Recordkeeping. Based on my experience, the taxpayers who were the most organized with their records paid the least amount of taxes because they were able to account for their income and expenses. Learning how to properly substantiate your expenses can save you both time and money. There are many software programs that can help you maintain your records in an orderly and consistent manner.

I strongly recommend you talk to a tax professional regarding the tax implications of starting a business and the tax obligations that come with it.

If you are interested in learning more ways to legally reduce the amount of taxes that you owe each year, Mr. Campidonica has offered my readers a discount when purchasing his book, Outsmarting the System. Use coupon code Gina5 and receive a 5% discount.

About the Author: Anthony C. Campidonica (Tony) spent over eight years as an Internal Revenue Agent (tax auditor) with the Internal Revenue Service (IRS). This experience provided him with unique insight of tax laws and the opportunities provided to the rich. Tony recently wrote Outsmarting the System because he believes that everyone – not just the rich – need to be aware of the constraints of the system and the opportunities provided to them through the tax laws.

Tony is a Certified Public Accountant (CPA) in California and an Enrolled Agent (EA). He holds a Master of Business Administration (MBA) and a Master of Science in Accountancy (MSA).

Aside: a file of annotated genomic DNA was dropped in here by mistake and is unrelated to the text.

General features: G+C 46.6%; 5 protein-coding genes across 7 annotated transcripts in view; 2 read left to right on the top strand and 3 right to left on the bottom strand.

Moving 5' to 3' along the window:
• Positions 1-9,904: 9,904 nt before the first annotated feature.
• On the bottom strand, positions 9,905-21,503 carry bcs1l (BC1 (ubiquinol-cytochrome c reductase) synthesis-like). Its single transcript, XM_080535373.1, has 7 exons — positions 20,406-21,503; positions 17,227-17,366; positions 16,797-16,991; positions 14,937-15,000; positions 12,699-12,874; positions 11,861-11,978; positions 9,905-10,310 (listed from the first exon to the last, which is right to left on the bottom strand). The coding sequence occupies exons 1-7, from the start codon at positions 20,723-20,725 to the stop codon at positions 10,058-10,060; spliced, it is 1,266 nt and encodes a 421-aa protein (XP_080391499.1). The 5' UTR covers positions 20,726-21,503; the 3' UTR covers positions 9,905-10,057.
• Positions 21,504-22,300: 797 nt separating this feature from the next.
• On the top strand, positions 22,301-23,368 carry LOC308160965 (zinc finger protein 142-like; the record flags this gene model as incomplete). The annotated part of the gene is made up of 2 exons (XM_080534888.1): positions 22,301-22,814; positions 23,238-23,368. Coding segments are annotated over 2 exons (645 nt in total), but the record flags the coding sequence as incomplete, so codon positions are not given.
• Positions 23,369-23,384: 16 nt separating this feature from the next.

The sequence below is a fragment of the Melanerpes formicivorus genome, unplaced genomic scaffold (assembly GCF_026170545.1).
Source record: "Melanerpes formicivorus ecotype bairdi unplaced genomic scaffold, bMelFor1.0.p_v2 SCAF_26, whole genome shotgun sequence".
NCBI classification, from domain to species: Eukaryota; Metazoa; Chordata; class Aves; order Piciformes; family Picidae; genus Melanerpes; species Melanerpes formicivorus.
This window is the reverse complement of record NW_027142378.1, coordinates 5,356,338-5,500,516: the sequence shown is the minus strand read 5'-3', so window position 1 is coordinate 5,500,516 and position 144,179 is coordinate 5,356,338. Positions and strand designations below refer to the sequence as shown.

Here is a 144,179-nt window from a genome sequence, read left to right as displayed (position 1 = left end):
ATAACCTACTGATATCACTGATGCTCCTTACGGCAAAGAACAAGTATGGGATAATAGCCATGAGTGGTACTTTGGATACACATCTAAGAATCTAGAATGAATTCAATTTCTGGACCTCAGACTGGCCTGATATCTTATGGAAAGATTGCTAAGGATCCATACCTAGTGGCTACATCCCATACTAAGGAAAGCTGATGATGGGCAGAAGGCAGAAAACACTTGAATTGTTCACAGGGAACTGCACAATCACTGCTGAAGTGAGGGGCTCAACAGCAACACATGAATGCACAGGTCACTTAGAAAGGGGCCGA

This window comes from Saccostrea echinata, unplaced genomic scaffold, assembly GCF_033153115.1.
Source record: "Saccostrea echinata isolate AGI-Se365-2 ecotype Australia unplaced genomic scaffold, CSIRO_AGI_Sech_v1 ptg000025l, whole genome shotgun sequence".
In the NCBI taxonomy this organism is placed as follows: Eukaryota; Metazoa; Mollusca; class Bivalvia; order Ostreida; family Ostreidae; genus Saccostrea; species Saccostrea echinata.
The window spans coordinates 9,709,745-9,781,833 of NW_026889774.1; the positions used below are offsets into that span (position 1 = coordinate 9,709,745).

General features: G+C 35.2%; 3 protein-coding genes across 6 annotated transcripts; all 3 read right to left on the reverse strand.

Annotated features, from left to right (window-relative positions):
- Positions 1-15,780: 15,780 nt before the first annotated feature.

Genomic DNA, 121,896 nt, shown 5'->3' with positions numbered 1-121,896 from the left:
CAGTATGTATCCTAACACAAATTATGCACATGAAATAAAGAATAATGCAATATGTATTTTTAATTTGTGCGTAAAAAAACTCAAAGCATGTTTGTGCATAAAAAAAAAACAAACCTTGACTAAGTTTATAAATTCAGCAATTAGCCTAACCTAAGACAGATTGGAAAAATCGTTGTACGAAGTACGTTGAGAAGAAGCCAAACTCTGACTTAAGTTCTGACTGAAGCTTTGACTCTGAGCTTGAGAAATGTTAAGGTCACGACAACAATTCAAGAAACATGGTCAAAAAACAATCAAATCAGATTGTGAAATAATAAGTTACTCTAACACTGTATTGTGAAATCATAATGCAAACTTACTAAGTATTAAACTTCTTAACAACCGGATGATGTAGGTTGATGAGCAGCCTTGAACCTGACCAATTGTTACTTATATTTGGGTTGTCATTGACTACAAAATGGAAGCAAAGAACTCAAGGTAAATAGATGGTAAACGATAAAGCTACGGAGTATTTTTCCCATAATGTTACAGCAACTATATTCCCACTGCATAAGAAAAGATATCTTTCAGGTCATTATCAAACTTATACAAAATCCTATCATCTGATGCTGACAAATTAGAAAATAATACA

Money Savvy Living Amazon Store

NOW OPEN: The Money Savvy Living Amazon Store!

There is a lot of information to sort through when it comes to personal financial resources. The goal of Money Savvy Living is to make finding the answers you need easy.

Find books, workbooks, ebooks, video downloads, mp3 downloads, DVDs, and educational finance games to get your finances in order. Money Savvy Living has compiled a concise list of financial resources on the following topics:

• Personal finance
• Retirement planning
• College planning
• Teaching teens/kids finance
• Budgeting
• Investing
• Business
• Entrepreneurship
• Leadership/Management

Investing Basics: how to choose the right investments

Build your nest egg of savings the right way.

Build your nest egg of savings the right way.

The idea of saving money for retirement, a child’s college education, or even a down payment on your first home may sound pretty easy, and most people understand the value and benefits of planning for the future; however, choosing what to invest in can be more confusing.

Whether you are investing in a savings account, personal IRA (individual retirement account), or a 401K through your employer, it is important to pick the right investments for you. So how do you know which investment options to choose? There are a few factors to keep in mind when deciding in which types of products to invest:

  • time horizon
  • risk tolerance
  • diversification

Click here to read entire article.